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Monday, 14 October, 2002, 13:47 GMT 14:47 UK
7m payout for brain damaged dancer
Kerstin and Mark Parkin
Kerstin and Mark Parkin were top Latin dancers
A professional dancer who suffered severe brain damage during childbirth has been awarded a record multi-million pound compensation payout.

Kerstin Parkin, 34, from Surrey, is to receive 7m plus an annual payment of 250,000 for the rest of her life after a series of blunders at Farnborough Hospital, Kent in November 1996.

It is the largest award for compensation ever made in a clinical negligence claim.

Mrs Parkin was left brain damaged after having a heart attack while in labour with her first child, the High Court was told.


It is clear that the decision I made that I wanted to be able to bring Kerstin home to be cared for in our own family home has been vindicated

Mark Parkin

Staff at the hospital failed to take basic steps to prevent damage and a cardiac crash team were unable to reach her because they did not know the security code to get into the ward.

Her family's barrister John Grace QC told the court on Monday that the case arose from "profoundly sub-standard care" given to Mrs Parkin.

The compensation reflects the actual cost of providing the care, therapy and equipment which Mrs Parkin will need for the rest of her life - agreed at another 50 years, her solicitor Claire Fazan said.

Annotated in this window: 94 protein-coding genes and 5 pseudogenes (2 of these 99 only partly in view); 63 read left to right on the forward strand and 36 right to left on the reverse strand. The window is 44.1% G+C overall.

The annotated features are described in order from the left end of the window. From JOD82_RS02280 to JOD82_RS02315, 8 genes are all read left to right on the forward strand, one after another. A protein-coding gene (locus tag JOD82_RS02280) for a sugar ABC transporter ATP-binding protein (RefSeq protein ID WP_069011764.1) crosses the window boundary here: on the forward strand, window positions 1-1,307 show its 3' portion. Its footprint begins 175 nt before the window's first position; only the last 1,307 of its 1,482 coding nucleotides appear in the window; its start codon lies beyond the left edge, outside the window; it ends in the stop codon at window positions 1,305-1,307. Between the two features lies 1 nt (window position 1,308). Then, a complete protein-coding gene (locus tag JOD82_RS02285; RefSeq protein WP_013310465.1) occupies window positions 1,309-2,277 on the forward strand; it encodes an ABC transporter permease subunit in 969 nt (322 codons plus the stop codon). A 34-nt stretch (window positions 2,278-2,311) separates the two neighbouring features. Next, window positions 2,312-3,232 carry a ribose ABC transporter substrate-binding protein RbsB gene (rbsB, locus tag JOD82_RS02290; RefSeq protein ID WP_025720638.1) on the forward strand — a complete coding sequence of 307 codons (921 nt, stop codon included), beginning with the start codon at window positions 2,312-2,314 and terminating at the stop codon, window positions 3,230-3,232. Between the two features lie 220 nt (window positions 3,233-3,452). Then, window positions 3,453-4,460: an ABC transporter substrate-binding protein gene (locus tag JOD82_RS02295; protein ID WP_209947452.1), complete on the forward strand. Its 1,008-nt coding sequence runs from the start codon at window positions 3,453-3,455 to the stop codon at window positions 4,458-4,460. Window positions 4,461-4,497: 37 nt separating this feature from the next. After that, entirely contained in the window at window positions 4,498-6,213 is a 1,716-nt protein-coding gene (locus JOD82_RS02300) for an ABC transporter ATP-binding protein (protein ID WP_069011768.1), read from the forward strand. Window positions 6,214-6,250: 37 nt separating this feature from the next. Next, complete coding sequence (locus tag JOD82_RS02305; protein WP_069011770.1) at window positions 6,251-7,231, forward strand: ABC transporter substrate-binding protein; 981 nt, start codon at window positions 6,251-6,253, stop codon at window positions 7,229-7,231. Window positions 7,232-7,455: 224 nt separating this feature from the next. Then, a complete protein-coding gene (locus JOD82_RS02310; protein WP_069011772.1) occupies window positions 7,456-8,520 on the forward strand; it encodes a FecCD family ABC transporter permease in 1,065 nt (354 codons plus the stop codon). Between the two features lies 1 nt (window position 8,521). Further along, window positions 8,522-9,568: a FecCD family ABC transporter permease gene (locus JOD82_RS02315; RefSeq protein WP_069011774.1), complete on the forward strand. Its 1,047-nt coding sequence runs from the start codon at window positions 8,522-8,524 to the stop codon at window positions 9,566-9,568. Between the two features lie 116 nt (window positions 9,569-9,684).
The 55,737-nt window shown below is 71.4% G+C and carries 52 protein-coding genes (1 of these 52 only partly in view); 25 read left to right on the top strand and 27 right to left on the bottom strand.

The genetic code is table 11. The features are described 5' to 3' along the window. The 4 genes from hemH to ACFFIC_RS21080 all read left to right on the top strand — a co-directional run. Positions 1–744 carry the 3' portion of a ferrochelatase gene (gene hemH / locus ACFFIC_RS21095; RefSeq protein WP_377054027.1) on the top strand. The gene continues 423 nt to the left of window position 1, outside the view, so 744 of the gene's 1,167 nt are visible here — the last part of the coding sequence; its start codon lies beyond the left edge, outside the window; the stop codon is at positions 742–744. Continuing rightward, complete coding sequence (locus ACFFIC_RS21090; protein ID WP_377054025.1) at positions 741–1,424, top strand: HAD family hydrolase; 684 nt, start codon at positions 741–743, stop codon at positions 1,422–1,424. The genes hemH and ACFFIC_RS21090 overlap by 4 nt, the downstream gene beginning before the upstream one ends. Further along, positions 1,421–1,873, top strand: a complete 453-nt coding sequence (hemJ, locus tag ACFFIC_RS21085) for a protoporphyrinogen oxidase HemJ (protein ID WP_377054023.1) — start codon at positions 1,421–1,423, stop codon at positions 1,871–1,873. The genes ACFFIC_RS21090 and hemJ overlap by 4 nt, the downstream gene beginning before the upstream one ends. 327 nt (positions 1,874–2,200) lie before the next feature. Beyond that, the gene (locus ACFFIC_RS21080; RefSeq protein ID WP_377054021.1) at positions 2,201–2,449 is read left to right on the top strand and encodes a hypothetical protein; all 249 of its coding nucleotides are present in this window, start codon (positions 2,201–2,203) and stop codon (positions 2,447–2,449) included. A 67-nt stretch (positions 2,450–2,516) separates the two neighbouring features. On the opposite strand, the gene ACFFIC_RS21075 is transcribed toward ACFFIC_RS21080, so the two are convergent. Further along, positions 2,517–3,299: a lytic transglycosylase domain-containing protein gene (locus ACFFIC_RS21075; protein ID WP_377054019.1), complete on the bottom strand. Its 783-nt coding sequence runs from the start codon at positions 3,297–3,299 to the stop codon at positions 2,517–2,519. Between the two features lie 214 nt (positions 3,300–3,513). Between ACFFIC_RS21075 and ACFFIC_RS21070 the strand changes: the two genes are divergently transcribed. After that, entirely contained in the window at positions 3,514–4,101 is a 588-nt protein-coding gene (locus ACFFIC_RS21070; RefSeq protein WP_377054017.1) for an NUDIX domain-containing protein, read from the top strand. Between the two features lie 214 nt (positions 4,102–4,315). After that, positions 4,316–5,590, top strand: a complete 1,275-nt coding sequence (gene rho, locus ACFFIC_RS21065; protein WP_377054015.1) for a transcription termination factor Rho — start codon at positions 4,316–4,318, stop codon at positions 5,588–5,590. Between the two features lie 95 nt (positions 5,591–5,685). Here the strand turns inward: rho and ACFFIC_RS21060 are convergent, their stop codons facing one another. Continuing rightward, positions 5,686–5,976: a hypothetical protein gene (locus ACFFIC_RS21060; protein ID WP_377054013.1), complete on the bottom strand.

Mrs Parkin, along with her husband Mark, was among the world's best Latin American dancers but now she depends on round-the-clock care and a range of different and intensive therapies.

The only voluntary movement she has is the ability to move her head and eyes slightly.

Bromley Hospitals NHS Trust finally admitted liability for her injuries during a High Court hearing in February 1999. Her claim was originally brought in September 1998.

The trust, which initially argued that she should live in a nursing home, conceded that Mrs Parkin should be cared for at her Surrey home where she has thrived for the past two years.

Ms Fazan described the award as "large" but also "a sensible and fair one".

Progress at home

Mrs Parkin's condition has improved and she is now able to use her limited head and eye movements to communicate, to control a computer and a wheelchair and to play games with her family and friends.

Outside the hearing Mr Parkin said she has made progress being treated at home, so much so they now go to concerts and even on holiday.

"It is clear that the decision I made that I wanted to be able to bring Kerstin home to be cared for in our own family home has been vindicated.

"Kerstin is clearly overjoyed to be living as part of her family. Kerstin is great company."


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See also:

24 Apr 02 | Health
10 Jul 01 | Health
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